All your fight is aimed at dealing with a cancer diagnosis and you shouldn't have to be justifying yourself to anyone.
Ironically my very lovely Oncologist was a large lady, so that would have been an interesting conversation!
She asked if I drank, pre diagnosis I said maybe a bottle of wine a week, right now about a bottle a night!
Her reply was totally understandable my dear! Xx
I was going to add, this doesn't mean the treatment plan is affected, I think they are referring to the future and minimising risk there.
Like Jobey, I don't buy the 'guilt/you have contributed to this/can stop it' mindset.
Thank you Jobey68. I have spoken with my MacMillan nurse and she has said the same thing. Normally I fight back but my fight seems to have up sticks and left me st the moment. I’m concentrating on getting through my chemo for the moment . Xx
It does seem that there are times and ways to say things, and clearly this was said to you at a time that you felt already low and in a way that was very 'upfront' and lacking sensitivity. There is no doubt that being very overweight or obese has been identified as a risk factor, but then so have others things like inactivity, smoking, drinking and hormone levels amongst other things. In percentage terms a small number are considered to be obsese and develop breast cancer as their contributing factor, but getting 'risk factors' in perspective is important too. Personally, and I know this is just annecdotal, I had none of the associated risk factors (not over weight, non-drinker, non-smoker, under the age of menopause, active and well....I guess don't know about my hormones.) To my mind risk factors being minimised are just doing what you can within moderation, and not being too obsessive about it, but there are no guarantees in either direction. I think I might have had an 'over weight' talk too, if I had have been, as my surgeon said 'its not like you are even overweight, some women who are diagnosed.....' and it sounded like she would have been quite prepared to continue down the weight route if she felt it necessary.
The main risk factor for bc is however 'older age' and aging cells - hmmm, can't do much about that one can we. LOL I suspect the medic you talk of was trying to 'help' and discuss risk factors, notably weight, but highlighting one very obvious thing (weight) doesn't take into account all the other factors and it would have been received by you (and ANYBODY) better if they had just done an 'after your treatment these are the things to focus on' type of talk.After all, theres not a massive amount you can do immediately and you are struggling with your diagnosis at the moment also.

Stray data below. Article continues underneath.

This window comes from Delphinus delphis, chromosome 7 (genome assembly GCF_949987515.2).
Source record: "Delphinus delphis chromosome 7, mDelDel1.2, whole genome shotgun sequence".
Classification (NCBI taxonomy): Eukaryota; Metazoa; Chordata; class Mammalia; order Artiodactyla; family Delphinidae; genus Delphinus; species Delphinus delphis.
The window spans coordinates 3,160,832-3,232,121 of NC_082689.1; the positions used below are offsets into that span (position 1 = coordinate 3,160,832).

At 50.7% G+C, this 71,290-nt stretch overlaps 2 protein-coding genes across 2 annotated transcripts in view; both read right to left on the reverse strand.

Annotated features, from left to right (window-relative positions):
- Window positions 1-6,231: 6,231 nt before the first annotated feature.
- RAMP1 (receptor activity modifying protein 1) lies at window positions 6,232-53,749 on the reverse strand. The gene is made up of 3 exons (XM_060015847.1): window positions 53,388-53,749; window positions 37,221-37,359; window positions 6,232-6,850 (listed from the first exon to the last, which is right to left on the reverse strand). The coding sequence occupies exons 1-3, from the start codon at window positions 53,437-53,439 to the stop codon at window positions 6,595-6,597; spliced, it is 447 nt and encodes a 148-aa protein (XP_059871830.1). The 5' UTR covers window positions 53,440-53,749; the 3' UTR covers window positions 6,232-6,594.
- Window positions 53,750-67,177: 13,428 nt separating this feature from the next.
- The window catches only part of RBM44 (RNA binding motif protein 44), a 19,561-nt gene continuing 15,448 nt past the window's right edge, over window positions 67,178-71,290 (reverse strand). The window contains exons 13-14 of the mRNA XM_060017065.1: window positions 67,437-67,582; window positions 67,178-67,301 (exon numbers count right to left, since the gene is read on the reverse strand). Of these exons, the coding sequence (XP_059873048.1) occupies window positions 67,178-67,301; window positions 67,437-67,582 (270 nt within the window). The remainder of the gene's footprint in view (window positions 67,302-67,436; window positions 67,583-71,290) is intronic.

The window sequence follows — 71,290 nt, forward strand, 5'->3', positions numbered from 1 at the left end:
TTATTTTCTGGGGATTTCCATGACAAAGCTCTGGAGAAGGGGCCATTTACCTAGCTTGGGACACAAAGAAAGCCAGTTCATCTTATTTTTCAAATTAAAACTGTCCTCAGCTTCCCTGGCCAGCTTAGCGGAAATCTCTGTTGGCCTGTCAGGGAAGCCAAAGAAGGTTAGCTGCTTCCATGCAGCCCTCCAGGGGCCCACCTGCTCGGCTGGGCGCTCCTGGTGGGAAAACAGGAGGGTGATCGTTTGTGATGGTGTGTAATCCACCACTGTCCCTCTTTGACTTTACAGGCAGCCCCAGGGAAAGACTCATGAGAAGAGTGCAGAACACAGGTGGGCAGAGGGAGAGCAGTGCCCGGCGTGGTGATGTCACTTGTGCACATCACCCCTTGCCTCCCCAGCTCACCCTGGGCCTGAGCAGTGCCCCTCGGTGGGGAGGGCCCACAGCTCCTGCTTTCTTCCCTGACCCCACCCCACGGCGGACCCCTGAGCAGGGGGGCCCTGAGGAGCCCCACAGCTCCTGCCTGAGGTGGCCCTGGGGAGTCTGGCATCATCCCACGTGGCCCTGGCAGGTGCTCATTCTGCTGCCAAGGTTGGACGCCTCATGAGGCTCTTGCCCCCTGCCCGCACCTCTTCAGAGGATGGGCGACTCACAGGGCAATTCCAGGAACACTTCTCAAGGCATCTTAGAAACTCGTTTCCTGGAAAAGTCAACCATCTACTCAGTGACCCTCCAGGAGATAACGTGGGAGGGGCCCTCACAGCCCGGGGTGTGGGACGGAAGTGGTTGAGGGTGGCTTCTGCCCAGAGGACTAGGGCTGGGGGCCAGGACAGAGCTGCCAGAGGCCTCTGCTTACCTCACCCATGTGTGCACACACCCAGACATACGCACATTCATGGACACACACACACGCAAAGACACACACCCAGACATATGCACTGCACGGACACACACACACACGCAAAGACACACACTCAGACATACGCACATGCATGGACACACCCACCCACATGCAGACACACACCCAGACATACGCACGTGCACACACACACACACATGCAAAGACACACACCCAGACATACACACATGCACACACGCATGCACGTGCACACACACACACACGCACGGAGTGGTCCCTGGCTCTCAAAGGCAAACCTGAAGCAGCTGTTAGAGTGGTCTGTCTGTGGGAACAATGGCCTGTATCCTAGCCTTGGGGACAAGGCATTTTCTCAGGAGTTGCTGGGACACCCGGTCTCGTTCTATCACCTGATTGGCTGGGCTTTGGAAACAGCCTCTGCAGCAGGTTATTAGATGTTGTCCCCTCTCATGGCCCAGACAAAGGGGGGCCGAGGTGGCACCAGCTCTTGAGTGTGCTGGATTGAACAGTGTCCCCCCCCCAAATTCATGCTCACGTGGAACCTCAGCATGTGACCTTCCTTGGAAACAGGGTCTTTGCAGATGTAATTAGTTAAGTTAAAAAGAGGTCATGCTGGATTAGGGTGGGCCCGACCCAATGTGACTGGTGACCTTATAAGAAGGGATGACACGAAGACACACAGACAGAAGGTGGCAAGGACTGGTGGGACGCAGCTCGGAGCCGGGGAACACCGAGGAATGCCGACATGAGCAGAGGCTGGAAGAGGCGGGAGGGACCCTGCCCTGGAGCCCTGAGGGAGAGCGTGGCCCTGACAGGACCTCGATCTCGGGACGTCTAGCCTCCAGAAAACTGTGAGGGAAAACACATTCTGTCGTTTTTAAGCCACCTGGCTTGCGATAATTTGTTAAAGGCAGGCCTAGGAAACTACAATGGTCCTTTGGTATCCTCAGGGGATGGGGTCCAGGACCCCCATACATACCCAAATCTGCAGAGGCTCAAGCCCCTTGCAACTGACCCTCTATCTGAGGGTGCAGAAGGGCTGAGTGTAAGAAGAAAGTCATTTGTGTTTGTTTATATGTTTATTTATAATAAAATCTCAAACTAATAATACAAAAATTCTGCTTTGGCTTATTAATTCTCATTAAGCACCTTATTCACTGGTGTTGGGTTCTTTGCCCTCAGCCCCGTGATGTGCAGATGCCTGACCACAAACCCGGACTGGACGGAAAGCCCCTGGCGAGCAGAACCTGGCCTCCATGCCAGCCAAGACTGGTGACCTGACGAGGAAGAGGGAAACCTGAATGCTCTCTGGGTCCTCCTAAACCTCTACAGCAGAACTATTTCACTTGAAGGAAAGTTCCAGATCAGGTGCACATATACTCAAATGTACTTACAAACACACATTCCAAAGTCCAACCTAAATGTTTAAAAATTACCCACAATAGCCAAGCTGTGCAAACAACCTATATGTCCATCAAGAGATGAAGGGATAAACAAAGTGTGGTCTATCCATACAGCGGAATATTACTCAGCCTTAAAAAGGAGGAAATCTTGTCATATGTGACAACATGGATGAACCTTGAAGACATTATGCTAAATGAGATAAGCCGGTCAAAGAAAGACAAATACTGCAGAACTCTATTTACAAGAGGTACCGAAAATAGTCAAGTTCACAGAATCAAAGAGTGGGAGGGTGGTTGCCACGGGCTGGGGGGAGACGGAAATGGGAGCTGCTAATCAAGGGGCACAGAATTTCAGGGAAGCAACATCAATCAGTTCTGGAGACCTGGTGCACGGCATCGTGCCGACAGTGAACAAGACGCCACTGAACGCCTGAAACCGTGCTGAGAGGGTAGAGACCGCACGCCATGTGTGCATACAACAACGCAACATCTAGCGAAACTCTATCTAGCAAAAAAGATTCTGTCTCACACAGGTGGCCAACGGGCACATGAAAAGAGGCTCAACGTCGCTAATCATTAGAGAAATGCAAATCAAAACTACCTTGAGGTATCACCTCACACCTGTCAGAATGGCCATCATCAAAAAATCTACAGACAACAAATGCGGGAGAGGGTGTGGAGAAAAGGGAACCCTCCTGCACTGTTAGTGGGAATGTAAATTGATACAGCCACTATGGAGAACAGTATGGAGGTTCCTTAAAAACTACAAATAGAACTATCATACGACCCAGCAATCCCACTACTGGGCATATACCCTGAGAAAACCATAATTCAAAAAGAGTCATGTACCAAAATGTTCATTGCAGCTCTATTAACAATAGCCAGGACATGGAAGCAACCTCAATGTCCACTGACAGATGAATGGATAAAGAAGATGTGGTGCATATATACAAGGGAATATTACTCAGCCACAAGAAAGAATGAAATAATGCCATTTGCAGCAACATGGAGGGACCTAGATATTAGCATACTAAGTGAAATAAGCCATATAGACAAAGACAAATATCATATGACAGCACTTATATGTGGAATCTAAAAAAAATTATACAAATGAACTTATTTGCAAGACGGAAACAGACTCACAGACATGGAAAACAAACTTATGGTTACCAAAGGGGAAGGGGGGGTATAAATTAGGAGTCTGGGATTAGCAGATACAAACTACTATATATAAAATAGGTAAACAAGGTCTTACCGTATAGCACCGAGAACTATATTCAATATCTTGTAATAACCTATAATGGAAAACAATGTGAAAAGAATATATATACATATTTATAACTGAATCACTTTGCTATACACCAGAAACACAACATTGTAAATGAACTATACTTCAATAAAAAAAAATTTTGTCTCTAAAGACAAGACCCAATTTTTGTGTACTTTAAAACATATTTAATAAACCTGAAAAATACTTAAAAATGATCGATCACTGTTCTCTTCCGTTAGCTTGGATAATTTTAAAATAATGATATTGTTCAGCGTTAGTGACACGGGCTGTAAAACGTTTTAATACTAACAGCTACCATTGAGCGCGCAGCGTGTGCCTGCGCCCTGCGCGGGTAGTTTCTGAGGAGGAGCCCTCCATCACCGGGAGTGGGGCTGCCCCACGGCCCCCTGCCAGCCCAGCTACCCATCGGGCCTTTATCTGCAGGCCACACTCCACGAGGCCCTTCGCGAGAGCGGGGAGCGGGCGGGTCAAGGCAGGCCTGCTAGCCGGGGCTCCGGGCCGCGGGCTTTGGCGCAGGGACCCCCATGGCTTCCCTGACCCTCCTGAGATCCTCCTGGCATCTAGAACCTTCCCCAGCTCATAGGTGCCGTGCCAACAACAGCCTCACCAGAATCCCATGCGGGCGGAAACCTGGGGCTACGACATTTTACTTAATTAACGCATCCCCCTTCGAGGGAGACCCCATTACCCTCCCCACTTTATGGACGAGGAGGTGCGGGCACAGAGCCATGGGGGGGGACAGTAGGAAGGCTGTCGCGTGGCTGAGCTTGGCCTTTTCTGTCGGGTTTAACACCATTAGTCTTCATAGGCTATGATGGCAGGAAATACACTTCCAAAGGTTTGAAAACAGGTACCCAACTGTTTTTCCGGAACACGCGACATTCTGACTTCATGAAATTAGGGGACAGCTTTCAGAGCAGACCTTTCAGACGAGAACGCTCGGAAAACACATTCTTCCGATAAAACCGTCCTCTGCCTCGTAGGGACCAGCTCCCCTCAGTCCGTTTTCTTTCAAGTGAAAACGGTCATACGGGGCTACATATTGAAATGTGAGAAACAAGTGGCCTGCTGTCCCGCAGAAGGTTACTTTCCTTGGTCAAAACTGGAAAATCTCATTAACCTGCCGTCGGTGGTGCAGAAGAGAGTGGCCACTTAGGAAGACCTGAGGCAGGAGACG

It'll all become less upsetting and raw as time goes on x
I think it was very rude and insensitive of your Oncologist to make such a comment to you. losing weight is the last thing you need to be worrying about right now!
Although being as healthy as we can will of course have its benefits ive never bought in to the you've got cancer due to doing X Y and Z, quite frankly that attitude drives me nuts!
We don't do this to ourselves, We are all different shapes and sizes, come from different back grounds and follow different diets but we all have breast cancer in common.
I was slim, a non smoker, a couple of glasses of wine a week drinker, ate a healthy diet and walked miles every day with the dog but I still got breast Cancer, now adays I deny myself nothing.
Try not to dwell on it, focus on getting through treatment, that's what is important right now. Xx Jo
I've lost 3 stone since starting chemo in May and I can't imagine anybody putting weight on.
Drummerswidow, I don't think you should equate "greatly reduced " with "not going to do any good" as they're quite different. Unfortunately, being overweight is one of the major risk categories for developing breast cancer and, if you're ER+, fat cells are the villains when it comes to producing oestrogen.
I think you have to accept that you have an active role to play in dealing with cancer rather than just being a passive recipient of treatment. I say that as someone who was cancer free for 30 years but now look back and accept that my lifestyle in the intervening years (very overweight, heavy drinker, unhealthy diet) are largely resonsible for my current situation.
Look at it that changing your lifestyle and diet is about your taking control and being responsible for improving your chances of success rather than just hoping for the best.
Hi Wahini. I’m afraid I am taking it personally as it was the way in which it was said. Also my breast nurse has told me I’m likely to put a stone on in weight during my chemo. NOT helpful! I’m dealing with all of this on my own so feeling pretty p’d off and low at the moment.
I have only been told that being slim helps my recovery a lot, they say that every time I see someone so it must be important. Also not smoking.
Don't you think you will loose weight automatically during chemo? I have zero appetite and can only drink sips of water and eat bits of fruit. I love alcohol, for example a nutritious Guinness, but the thought of it makes me puke.
Don't take it personally Drummerswidow, they are just trying to help.
I’m having chemo. Had my first cycle and not doing too bad all things considering.
i saw my Oncologist last week expecting to talk about the chemo but was told I really needed to loose weight as my outcome following all the chemo and radiotherapy would be greatly reduced. I was shocked. What’s the point of going through all the treatment and it’s not going to do any good. She was also looking to refer me for exercises at the gym. Feeling very fed up.
Anyone else been told this?